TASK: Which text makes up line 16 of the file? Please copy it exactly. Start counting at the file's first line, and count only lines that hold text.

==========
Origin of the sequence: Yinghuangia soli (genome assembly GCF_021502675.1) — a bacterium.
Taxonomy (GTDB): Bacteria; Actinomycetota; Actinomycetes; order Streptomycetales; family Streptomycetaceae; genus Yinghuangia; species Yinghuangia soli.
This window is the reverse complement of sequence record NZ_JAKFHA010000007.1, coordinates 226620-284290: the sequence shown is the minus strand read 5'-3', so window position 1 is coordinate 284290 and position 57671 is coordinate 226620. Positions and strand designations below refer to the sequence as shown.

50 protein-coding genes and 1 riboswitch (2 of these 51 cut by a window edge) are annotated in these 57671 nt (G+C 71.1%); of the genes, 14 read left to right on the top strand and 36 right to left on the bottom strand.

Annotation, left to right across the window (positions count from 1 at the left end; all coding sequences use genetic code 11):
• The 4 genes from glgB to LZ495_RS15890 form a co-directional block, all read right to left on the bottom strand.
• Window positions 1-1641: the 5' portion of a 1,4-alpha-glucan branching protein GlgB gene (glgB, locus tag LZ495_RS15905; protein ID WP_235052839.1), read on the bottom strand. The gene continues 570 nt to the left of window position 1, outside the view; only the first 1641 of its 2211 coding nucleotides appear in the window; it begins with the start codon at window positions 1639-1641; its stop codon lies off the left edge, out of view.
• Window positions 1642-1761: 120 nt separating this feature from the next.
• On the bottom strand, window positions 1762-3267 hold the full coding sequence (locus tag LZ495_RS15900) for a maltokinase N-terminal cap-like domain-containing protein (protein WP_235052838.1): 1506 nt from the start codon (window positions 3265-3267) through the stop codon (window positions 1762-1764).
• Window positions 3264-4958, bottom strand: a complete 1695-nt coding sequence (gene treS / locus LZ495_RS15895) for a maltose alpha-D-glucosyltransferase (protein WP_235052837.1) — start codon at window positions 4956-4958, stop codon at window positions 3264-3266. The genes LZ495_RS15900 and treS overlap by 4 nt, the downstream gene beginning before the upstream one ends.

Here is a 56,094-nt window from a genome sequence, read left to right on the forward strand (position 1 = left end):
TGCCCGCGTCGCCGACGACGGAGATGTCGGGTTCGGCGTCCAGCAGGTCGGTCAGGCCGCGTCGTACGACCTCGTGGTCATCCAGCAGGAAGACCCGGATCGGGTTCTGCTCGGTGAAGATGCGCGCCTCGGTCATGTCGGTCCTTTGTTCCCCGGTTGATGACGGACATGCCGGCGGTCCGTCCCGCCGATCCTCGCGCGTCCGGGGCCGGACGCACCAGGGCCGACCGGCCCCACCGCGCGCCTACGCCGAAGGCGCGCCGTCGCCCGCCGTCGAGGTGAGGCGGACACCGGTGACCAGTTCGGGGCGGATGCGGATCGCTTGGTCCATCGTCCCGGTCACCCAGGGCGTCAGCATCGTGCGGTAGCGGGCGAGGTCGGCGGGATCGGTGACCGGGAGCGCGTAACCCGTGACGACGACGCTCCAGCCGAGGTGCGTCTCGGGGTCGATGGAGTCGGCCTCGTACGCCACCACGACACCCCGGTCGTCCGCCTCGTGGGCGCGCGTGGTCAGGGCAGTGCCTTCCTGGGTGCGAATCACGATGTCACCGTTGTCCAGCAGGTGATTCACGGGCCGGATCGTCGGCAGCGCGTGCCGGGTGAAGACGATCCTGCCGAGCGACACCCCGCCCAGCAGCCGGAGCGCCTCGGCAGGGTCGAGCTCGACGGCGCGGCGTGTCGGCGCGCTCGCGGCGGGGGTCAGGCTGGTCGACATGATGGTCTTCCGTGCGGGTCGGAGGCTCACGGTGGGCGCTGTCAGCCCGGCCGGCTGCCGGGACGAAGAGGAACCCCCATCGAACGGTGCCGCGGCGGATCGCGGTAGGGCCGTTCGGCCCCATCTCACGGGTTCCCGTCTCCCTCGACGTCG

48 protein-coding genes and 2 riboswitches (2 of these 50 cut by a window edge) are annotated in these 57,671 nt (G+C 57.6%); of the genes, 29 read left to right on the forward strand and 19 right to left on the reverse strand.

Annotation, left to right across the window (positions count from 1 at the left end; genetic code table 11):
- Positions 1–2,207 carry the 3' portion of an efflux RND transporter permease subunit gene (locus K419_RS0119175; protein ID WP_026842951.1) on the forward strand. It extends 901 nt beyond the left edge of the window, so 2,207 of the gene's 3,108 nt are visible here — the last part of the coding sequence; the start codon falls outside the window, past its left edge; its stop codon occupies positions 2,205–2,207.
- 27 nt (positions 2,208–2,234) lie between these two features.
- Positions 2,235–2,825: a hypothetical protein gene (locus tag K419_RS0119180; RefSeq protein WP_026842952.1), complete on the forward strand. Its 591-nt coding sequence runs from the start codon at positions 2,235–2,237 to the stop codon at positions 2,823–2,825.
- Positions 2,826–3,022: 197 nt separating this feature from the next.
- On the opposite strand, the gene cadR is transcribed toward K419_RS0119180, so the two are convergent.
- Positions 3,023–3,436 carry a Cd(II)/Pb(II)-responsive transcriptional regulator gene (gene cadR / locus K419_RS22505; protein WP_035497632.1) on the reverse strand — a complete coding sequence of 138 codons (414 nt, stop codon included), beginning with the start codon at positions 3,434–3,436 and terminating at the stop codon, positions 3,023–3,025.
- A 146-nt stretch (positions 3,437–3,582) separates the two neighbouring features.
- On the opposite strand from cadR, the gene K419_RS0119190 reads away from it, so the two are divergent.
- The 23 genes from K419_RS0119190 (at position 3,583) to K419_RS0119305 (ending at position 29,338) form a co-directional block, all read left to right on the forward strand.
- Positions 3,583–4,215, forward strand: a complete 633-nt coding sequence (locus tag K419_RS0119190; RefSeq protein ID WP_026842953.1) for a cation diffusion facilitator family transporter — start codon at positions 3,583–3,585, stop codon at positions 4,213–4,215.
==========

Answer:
- 27 nt (positions 2,208–2,234) lie between these two features.